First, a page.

Climate[edit]

Bahawalnagar has a hot desert climate (Köppen climate classification BWh) with hot summers and mild winters. Precipitation mostly falls in the monsoon season from June to August, although some rain also falls from February to April.

Climate data for Bahawalnagar
Month Jan Feb Mar Apr May Jun Jul Aug Sep Oct Nov Dec Year
Record high °C (°F) 29.3
(84.7)
35.6
(96.1)
39.4
(102.9)
45.6
(114.1)
48.0
(118.4)
50.1
(122.2)
46.0
(114.8)
42.4
(108.3)
42.0
(107.6)
40.0
(104)
37.0
(98.6)
29.6
(85.3)
50.1
(122.2)
Average high °C (°F) 20.6
(69.1)
22.76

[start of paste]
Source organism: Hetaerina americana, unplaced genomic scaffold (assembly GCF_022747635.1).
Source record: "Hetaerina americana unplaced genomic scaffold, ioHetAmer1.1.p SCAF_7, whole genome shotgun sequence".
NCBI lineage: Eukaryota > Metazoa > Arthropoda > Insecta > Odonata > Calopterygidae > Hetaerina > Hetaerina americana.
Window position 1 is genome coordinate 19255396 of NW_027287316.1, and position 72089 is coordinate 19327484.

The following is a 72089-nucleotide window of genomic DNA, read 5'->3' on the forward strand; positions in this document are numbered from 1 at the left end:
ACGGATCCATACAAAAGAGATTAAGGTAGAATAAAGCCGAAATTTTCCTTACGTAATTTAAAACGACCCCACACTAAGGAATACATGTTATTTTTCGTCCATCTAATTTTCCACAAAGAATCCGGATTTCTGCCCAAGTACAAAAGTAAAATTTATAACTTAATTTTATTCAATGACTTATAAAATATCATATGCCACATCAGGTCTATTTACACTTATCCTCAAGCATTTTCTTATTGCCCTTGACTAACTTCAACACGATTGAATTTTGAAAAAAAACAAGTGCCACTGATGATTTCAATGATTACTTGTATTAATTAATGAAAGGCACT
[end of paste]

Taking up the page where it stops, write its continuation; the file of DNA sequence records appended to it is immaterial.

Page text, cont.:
(72.97)
28.3
(82.9)
35.9
(96.6)
40.8
(105.4)
42.0
(107.6)
38.3
(100.9)
37.4
(99.3)
36.5
(97.7)
34.2
(93.6)
28.6
(83.5)
22.5
(72.5)
32.322
(90.173)
Daily mean °C (°F) 13.3
(55.9)
15.7
(60.3)
21.0
(69.8)
28.0
(82.4)
32.8
(91)
35.1
(95.2)
33.1
(91.6)
32.4
(90.3)
30.6
(87.1)
26.4
(79.5)
20.6
(69.1)
15.0
(59)
25.33
(77.6)
Average low °C (°F) 5.8
(42.4)
8.4
(47.1)
13.8
(56.8)
20.0
(68)
24.7
(76.5)
28.2
(82.8)
27.8
(82)
27.4
(81.3)
24.7
(76.5)
18.6
(65.5)
12.6
(54.7)
7.6
(45.7)
18.3
(64.94)
Record low °C (°F) 0.0
(32)
−1.0
(30.2)
3.9
(39)
12.6
(54.7)
14.4
(57.9)
18.3
(64.9)
16.1
(61)
21.4
(70.5)
13.1
(55.6)
11.0
(51.8)
4.0
(39.2)
1.7
(35.1)
−1
(30.2)
Average precipitation mm (inches) 4.5
(0.177)
16.5
(0.65)
15.2
(0.598)
10.2
(0.402)
4.8
(0.189)
15.3
(0.602)
77.2
(3.039)
39.9
(1.571)
9.5
(0.374)
1.0
(0.039)
4.3
(0.169)
5.0
(0.197)
203.4
(8.007)
Mean monthly sunshine hours 222.4 218.9 250.8 274.3 269.1 213.9 218.3 256.6 279.3 284.0 260.8 223.5 2,971.9
Source: NOAA (1971–1990)[9]

Notable people[edit]

References[edit]